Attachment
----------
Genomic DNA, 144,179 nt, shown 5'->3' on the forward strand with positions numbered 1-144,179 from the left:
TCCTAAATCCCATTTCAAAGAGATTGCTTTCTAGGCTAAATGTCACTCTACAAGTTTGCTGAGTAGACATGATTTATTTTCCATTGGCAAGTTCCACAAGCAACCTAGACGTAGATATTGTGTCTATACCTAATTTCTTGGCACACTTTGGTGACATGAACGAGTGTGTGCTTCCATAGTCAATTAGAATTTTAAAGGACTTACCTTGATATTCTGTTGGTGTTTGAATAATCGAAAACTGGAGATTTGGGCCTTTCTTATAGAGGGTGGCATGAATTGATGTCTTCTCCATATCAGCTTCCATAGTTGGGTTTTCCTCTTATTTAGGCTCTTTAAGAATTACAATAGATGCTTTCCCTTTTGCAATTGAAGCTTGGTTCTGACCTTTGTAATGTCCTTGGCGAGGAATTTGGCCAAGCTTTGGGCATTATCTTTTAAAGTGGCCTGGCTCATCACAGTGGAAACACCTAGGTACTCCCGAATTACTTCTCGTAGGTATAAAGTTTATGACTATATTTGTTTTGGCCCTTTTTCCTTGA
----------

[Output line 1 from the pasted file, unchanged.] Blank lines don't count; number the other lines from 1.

Genomic DNA, 144,179 nt, shown 5'->3' on the forward strand with positions numbered 1-144,179 from the left: